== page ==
He doesn’t have the authority to push any decisions from the clergy, and more than likely they’d just thumb their noses at him anyway.

      The Showa Emperor was furious at the Yasukuni Shrine’s clergy for their decision to include the 14 war criminals, but his disapproval (which included a stern rebuke of the head priest for being disloyal to the memory of his father, who happened to be the head of the Imperial Household Agency during the war) had no effect on the shrine’s decisions.Report

  5. Avatar Kazzy says:

    At the risk of exposing myself as wholly ignorant, can you give a in-a-nutshell explanation of what a Shintoist is?Report

  6. Avatar Tod Kelly says:

    Thanks for this, Nob. This is all fascinating.

    I’m most intrigued by an idea you sort of brush up against, which is this: How do we come to terms with what we all actually do, authorize, approve of, or at the very least turn a willing blind eye to in times of war, while at the same time mourn or even celebrate the victims of those same wars?

    This is probably just me being me, but the idea of just separating 14 guys seems to carry both a tacit approval of everything else that was done, and a declaration that everything monstrosity that occurred during that time period was just the result of a few bad eggs.

    It’s an incredibly thorny issue, and one that extends way past Japan to pretty much every other county and culture.Report

    • Avatar Kim says:

      there’s also the issue that by the shrine’s definition, they were (I assume) fighting for their country.
      Now, they may have brought dishonor and shame on their country, but does that mean that they do not deserve to be interred there?

      Should the Crusaders who slaughtered Christians enmasse be thrown out of Heaven?Report

    • Avatar North says:

      I’d like to echo Tod, this is utterly fascinating. Thank you for sharing it Nob.Report

    • Nob Akimoto Nob Akimoto says:

      As a side-note, the actual “trigger men” of a lot of the atrocities are class B or class C war criminals, who for some reason, have not kicked up the same amount of fuss by the Chinese and Koreans. (Nor for that matter, domestically)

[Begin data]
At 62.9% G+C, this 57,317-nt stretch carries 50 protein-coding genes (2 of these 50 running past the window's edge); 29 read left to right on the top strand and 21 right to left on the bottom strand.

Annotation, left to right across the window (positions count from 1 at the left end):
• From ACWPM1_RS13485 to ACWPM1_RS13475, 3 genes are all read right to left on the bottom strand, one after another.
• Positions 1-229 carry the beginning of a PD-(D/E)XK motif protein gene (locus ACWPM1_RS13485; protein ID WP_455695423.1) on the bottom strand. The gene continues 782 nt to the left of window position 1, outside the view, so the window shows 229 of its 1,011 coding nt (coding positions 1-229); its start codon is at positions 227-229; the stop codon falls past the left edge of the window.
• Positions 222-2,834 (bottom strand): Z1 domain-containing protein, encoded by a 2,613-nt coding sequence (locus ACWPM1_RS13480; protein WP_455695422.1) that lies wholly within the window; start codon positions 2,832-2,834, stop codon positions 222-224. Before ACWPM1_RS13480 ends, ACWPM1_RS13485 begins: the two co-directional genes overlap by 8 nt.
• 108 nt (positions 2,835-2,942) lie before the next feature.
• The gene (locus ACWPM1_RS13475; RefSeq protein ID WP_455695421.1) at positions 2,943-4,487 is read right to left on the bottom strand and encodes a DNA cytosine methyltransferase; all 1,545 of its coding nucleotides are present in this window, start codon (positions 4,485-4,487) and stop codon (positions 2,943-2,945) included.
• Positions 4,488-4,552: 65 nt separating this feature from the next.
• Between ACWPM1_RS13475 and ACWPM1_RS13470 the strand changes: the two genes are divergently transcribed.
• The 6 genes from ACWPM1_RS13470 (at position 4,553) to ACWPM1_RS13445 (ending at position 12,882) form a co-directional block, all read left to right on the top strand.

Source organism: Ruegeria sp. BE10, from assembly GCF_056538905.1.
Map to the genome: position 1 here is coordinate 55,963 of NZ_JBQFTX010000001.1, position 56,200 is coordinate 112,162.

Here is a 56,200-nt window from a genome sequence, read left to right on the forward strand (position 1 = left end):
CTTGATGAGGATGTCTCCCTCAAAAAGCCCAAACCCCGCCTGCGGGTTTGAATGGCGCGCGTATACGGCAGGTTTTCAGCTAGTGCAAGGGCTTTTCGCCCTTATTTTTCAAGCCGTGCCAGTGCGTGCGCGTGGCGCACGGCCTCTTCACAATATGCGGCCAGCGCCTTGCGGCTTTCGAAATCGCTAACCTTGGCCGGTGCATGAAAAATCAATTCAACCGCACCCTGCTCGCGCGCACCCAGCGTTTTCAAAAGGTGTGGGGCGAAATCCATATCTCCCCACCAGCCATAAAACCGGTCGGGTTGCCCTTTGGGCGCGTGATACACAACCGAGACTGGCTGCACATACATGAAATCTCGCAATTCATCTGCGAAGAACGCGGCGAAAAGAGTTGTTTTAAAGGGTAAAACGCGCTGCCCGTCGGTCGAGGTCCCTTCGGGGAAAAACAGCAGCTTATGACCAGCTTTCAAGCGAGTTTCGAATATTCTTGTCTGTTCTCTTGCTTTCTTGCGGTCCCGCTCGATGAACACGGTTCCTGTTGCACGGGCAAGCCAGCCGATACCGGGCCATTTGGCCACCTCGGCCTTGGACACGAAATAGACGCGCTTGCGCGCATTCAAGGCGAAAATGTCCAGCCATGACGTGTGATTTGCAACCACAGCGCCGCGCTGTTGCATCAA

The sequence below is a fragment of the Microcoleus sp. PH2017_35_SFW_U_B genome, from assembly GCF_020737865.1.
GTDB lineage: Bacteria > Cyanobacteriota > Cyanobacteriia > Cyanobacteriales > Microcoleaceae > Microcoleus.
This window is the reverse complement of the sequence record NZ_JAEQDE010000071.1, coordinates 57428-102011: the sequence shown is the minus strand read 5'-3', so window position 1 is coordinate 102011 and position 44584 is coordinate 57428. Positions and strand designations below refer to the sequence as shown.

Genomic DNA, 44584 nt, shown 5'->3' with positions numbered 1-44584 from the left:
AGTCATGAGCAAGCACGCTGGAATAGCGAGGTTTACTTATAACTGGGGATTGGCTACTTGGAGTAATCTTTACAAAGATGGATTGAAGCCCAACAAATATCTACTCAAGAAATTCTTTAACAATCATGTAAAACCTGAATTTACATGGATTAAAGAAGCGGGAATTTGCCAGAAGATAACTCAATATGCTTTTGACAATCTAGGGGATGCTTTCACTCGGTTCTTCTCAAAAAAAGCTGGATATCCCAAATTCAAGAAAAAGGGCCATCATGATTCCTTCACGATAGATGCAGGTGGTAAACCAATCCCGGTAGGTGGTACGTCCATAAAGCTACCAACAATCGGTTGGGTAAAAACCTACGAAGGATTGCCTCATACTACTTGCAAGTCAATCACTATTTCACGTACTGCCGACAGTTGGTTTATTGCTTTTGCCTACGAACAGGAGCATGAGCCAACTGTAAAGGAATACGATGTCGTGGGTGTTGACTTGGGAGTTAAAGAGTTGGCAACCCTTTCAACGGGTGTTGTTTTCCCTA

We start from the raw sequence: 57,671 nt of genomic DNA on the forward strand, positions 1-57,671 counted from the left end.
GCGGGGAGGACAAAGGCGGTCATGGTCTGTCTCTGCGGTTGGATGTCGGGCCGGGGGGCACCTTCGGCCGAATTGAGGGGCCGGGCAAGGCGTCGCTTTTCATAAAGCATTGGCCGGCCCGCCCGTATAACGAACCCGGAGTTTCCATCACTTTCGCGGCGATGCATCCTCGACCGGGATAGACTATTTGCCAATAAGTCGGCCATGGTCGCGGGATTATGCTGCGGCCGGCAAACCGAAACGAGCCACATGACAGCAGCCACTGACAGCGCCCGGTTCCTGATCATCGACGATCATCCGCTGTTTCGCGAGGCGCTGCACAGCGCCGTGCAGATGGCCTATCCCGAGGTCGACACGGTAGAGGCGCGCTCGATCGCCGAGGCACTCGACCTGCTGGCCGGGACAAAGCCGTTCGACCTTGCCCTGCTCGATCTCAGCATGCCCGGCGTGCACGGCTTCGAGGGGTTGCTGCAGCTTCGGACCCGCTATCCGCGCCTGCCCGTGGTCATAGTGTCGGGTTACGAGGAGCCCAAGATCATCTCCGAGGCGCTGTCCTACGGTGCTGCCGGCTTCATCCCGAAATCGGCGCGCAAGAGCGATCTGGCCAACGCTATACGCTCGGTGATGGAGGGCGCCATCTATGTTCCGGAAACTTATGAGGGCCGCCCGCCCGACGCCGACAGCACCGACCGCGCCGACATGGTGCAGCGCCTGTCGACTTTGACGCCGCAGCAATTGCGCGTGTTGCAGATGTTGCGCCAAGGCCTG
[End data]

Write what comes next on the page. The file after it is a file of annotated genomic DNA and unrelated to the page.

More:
I think there’s a different level of culpability when we’re looking at the “bad eggs”. There’s the bad eggs who were responsible for following orders and doing horrible things, which we understand and accept, and there’s the bad eggs who went out of their way to start and encourage war. Given the stigma attached to the very concept of being the aggressor in post-war Japan, at least, the Class A criminals are therefore guilty of a greater national sin than those who were fighting.Report

  7. Avatar tomtom says:

    I would be mortified if an American President were to go to a shrine or church run by Civil War apologists.Report

  8. Avatar krogerfoot says:

    Nob, in what way are you a “practicing Shintoist”? I’ve lived much of my life in Japan, and aside from actual priests, I’ve never met anyone who would fit that label. In fact, this is the first usage of “Shintoist” I’ve run across—that’s the only term I can think of, but I’ve never had occasion to use or hear it.

    Are you deliberately using terms that make sense in a Western/Christian context, perhaps? I’m curious.Report

    • Nob Akimoto Nob Akimoto says:

      Part of it is in a context that a westerner might understand the notion of “being” part of a religion.

      The self-identification is definitely not something people in Japan ordinarily would use. In many respects Shintoism is so thoroughly embedded into the culture and identity of being Japanese, that in many respects I would even compare it to being ethnically Jewish. I realize this is a minority view, and I think this is something that’s stood out for me the longer I’ve spent abroad and noticed the spiritual nuance differences in worldview. Simply put, my viewpoints are Shintoism based, even if layered atop them are all of my accumulated life experiences and knowledge.

      I admit, too, that a fair part of it is also superstition. I carry magatama, I have a tendency to believe in kotodama, things like that.Report

      • Avatar krogerfoot says: